Edge your landscape in colored-glass bottles to infuse your yard with a whimsical, down-home look. Bury the bottles’ necks side-by-side in the soil to use as garden edging. To keep turf or weeds from migrating from your lawn into your beds, sink a sheet of aluminum flashing about 8 inches into the ground alongside the bottles.

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Cast Concrete Edging


Concrete garden edging eases mowing, and its serpentine shape creates a winding path through the landscape shown here. Varying heights add interest and allow for smooth slope or uneven landscape transition.

Most well-designed landscapes consist of various areas that serve different purposes, such as a vine-covered sitting area, a vegetable garden, or a flower border. Landscape edging helps to accentuate each of these separate spaces while also lending a unifying element to your garden’s design. Edging can have a practical role as well, such as holding mulch in place and preventing mowers from damaging your prized plants. Depending on your aesthetic and functional purposes for edging, options range from a simple trench to high-end paving stones, and everything in between. We’ll help you sort through all the considerations at play so you can decide which landscape edging will work best in your garden.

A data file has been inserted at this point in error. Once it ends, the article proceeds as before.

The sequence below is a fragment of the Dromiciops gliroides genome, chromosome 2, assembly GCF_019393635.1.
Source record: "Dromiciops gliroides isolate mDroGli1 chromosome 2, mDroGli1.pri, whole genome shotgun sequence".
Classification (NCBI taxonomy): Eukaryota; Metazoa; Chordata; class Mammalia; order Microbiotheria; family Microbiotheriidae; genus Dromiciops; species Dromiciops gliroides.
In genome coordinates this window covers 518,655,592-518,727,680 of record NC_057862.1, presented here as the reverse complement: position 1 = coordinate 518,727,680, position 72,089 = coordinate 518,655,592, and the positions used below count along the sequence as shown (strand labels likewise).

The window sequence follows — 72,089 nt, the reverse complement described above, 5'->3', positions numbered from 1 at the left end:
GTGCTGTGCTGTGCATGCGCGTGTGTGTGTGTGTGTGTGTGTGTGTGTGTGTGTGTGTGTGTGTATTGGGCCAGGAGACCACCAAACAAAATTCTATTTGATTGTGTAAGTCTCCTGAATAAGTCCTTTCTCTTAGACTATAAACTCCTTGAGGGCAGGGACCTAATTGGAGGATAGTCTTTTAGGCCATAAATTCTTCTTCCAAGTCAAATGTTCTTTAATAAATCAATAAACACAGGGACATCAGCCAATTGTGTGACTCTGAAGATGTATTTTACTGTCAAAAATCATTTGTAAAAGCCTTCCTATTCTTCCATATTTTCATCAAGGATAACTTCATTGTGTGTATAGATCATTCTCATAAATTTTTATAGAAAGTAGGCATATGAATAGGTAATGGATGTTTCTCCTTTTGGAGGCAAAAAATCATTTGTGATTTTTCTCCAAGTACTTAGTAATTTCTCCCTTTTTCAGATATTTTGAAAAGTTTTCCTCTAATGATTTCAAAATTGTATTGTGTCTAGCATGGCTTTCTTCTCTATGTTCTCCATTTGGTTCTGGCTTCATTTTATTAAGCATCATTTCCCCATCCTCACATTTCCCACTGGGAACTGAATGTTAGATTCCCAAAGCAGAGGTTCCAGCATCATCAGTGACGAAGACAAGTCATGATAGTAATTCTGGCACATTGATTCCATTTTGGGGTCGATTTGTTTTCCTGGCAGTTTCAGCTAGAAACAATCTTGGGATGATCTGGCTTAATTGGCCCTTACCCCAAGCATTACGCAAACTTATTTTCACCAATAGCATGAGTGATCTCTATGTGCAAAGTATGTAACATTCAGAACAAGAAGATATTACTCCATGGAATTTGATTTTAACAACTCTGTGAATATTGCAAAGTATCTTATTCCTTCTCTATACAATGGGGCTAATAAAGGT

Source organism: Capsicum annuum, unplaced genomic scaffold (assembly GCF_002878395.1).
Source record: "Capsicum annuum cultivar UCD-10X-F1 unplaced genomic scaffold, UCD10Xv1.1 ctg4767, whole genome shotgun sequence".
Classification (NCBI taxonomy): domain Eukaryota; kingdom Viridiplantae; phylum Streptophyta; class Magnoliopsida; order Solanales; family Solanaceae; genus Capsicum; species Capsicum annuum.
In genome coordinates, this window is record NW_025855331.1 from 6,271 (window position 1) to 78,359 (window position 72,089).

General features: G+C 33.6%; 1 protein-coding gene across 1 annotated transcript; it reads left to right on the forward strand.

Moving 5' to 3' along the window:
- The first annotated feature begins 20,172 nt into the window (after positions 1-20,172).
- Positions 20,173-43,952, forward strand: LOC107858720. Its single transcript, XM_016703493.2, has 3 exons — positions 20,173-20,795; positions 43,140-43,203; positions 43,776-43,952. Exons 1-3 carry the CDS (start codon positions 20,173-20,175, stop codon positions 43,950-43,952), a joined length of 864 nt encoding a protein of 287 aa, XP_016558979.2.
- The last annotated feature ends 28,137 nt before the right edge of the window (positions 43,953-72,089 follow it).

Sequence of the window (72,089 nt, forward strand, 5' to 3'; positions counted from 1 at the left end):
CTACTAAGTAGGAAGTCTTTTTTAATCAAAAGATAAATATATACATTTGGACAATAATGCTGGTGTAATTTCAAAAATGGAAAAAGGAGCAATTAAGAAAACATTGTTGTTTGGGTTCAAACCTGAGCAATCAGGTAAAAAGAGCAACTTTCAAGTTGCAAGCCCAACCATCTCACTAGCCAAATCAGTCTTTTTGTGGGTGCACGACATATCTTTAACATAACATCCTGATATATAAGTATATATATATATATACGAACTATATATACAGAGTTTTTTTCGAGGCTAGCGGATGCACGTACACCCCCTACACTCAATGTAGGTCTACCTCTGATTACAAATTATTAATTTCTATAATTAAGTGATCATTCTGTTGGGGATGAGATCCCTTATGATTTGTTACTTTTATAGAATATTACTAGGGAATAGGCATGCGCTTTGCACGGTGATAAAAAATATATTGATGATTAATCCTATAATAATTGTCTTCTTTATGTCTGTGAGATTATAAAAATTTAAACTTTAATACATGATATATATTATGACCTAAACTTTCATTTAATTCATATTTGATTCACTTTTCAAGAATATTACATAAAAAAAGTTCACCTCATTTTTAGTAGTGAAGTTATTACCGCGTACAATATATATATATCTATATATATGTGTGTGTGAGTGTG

Landscape Edging Uses

Edging creates clean, crisp lines between beds and other areas. It is most visible between a lawn and the adjoining garden, but landscape edging can define a flower border, a shrub bed, a single tree, or the transition from a patio to the surrounding garden. It emphasizes the lines of beds, and it leads the eye to the next garden focal point.

From a practical standpoint, landscape edging helps to keep turfgrass from creeping into surrounding garden areas. At the same time, it prevents soil or mulch in garden beds from spilling onto the lawn whenever you water or it rains. Landscape edging also corrals pathways made of loose material, such as gravel or mulch; it maintains clearly defined walkways while keeping the path materials in place.

Taller landscape edging options, such as short hedges or low fencing, like a Decorative Garden Fence ($49, Amazon), can help keep people on defined paths. Using landscape edging also serves to keep visitors out of areas where you don’t want them to go, such as planting beds.

If landscape edging is flat and wide enough, it can handle the wheels of a lawn mower. A practical mowing strip created by landscape edging eliminates the need for manicuring the edges with a string trimmer, and it prevents you from mowing over tender plants in beds at the edge of a lawn.